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Does anyone have any ideas on how to represent, in a wireframe, elements that may or may not be visible on a screen?

For example, suppose I was doing up a wireframe to show a list of bookings for a meeting room.

If there are 20 or less bookings, I just want to show the 20, without paging.

If there are more than 20 bookings, then I do want to show paging.

How would I visually indicate the paging in a wireframe?


Some ideas I had:

1) Show the paging, but make it faded, and have a little annotation nearby, which says something like 'Conditional', perhaps with some additional text like 'Only shown if more than 20 items'.

2) Have two versions of the wireframe - e.g.:

  • Bookings for Meeting Room [Regular]
  • Bookings for Meeting Room [When over 20 bookings]

But then I'd be concerned about the number of wireframes increasing exponentially, as more UI combinations become possible.

3) Just show everything in the wireframe, and have a separate document with notes for each UI element (perhaps using numerical coding), and indicate in the notes when/whether the item is shown, based on what condition.

2 Answers 2

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I wireframe it both ways: with the conditional element, and without. That way, I'm sure that the page looks decent whether the element is present or not.

If I'm using Balsamiq (or whatever your favorite clickable-wireframe tool may be, such as Solidify or Axure), I sometimes "hide" a hot spot where I can use it during a demo, and add annotations (which you can choose to hide or show in Balsamiq) to explain why there are two nearly identical wireframes.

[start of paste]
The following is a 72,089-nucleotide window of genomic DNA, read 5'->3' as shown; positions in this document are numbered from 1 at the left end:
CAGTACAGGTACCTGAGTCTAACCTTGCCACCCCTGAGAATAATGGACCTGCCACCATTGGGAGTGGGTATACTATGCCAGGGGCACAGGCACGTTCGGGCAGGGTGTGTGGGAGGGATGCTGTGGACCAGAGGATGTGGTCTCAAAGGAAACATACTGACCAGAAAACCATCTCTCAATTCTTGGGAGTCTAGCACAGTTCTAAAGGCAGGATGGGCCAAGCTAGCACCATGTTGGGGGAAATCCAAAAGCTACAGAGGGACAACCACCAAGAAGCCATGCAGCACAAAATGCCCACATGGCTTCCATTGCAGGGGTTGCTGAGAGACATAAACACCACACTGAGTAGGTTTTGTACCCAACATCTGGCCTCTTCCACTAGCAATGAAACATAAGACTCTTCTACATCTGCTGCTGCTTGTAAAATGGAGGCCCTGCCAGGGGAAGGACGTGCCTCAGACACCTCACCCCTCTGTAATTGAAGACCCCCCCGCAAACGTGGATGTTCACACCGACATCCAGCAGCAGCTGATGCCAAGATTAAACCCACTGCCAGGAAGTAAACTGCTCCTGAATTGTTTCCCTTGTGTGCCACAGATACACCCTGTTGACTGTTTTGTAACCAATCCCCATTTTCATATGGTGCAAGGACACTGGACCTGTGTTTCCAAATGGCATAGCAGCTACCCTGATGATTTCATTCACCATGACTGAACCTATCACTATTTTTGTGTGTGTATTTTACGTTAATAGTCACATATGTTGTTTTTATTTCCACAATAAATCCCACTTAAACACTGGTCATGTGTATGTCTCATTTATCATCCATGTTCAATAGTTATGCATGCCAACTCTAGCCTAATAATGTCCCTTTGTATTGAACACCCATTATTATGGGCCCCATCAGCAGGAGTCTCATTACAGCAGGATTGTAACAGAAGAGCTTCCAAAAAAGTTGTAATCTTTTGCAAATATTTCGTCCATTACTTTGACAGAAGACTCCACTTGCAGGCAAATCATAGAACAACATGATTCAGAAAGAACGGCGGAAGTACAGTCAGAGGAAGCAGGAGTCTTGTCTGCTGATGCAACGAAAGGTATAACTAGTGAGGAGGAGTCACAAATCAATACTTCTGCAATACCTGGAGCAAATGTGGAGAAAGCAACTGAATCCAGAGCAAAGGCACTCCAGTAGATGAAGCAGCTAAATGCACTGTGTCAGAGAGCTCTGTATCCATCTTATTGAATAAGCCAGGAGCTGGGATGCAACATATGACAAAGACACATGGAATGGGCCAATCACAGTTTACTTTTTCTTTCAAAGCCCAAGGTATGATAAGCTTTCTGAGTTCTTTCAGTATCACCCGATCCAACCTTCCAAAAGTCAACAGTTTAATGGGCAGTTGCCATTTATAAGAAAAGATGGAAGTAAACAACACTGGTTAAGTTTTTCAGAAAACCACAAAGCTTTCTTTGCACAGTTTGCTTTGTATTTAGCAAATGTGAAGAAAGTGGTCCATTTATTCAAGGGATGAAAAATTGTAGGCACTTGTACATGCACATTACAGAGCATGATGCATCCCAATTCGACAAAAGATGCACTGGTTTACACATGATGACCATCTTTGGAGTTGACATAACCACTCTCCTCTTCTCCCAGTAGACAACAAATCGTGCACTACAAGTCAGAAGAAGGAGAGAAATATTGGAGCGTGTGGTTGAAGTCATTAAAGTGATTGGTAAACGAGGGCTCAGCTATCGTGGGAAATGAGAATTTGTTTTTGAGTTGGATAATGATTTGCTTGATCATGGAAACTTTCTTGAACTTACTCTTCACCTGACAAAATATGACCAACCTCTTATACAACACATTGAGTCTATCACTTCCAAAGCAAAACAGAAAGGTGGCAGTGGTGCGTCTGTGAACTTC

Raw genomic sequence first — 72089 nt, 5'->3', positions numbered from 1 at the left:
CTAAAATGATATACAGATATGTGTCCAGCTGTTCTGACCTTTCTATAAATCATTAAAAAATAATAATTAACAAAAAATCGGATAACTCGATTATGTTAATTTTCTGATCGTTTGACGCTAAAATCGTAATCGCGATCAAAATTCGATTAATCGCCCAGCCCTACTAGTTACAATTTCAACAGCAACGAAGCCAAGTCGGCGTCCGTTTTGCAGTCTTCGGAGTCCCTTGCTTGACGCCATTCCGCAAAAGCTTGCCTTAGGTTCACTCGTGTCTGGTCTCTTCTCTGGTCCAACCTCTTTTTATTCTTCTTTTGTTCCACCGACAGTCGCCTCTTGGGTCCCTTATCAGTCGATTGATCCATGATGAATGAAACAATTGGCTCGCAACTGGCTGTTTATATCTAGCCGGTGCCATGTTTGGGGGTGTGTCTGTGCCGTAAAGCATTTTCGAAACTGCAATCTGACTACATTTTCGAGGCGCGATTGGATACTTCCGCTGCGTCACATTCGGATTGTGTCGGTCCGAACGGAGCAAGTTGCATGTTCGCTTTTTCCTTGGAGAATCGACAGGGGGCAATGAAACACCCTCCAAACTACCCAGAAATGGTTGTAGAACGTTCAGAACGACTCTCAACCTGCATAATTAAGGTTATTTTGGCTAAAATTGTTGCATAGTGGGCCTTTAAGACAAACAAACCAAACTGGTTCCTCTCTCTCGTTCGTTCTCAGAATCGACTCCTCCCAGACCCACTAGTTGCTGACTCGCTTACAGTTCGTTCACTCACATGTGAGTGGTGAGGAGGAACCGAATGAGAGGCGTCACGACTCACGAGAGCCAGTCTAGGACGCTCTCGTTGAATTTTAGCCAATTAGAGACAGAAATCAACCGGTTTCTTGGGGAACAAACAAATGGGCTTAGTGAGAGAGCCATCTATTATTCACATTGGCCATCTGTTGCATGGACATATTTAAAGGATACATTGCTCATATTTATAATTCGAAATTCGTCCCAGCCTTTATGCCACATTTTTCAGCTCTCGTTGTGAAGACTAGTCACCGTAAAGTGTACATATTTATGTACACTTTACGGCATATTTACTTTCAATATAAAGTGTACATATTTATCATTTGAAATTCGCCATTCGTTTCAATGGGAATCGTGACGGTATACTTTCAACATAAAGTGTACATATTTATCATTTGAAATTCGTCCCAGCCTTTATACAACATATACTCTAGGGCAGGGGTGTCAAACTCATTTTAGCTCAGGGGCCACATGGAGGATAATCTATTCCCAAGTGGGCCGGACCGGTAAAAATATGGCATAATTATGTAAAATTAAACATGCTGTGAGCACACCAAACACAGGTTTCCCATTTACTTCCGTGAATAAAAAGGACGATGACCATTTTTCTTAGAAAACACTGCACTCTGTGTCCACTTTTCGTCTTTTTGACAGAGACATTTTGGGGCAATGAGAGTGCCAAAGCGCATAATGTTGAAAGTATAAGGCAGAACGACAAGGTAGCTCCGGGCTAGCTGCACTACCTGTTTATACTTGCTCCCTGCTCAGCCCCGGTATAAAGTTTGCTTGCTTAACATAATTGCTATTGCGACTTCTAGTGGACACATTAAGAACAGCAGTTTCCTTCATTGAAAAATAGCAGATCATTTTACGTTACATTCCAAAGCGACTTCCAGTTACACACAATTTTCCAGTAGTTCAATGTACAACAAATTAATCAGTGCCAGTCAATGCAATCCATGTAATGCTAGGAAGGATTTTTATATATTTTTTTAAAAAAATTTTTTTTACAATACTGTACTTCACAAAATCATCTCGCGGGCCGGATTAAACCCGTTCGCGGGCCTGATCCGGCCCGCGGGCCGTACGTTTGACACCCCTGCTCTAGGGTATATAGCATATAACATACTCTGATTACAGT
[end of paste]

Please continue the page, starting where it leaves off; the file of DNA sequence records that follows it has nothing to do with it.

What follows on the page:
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  • Good idea about "hiding". But I'll have to figure out how to do that in Balsamiq. Commented May 28, 2014 at 7:50
  • In the top-right corner of the Balsamiq window, there's a control labeled "Show Markup" with an icon that might be a clipboard (it's hard to tell): Clicking that will reveal any objects that are treated as "mark-up." When markup is showing, the icon gets an "✕" overlay and its label disappears (which is lousy UI, Balsamiq!). Some objects are treated as markup by default (sticky notes, callouts, arrows). Anything can be made markup by selecting "Treat as Markup" from the object's context menu. When you export (to PDF or PNG), Balsamiq shows or hides markup objects accordingly.
    – Dave Land
    Commented May 28, 2014 at 20:20
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The biggest thing is making sure you have sufficient annotation/documentation to describe the state changes. Beyond that, how you choose to display things is totally up to you.

For me, if it's a simple replacement of objects on screen, I tend to display the changes "off screen" with annotation in terms of when it should be displayed. Here's an example.

off screen state indication

When it involves extensive changes to the layout, I put this onto a separate page showing all the states. Like so:

separate page state documentation

If it involves anything more complicated, e.g. transitions, dynamic behaviour like on screen sorting etc I would use an actual prototype to convey the behaviour.

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  • I want to endorse your suggestion to use prototypes to mock up transitions and other micro-interactions: It's unbelievable how hard it is for some people to understand very simple transitions and animations without seeing them in action.
    – Dave Land
    Commented May 28, 2014 at 20:23

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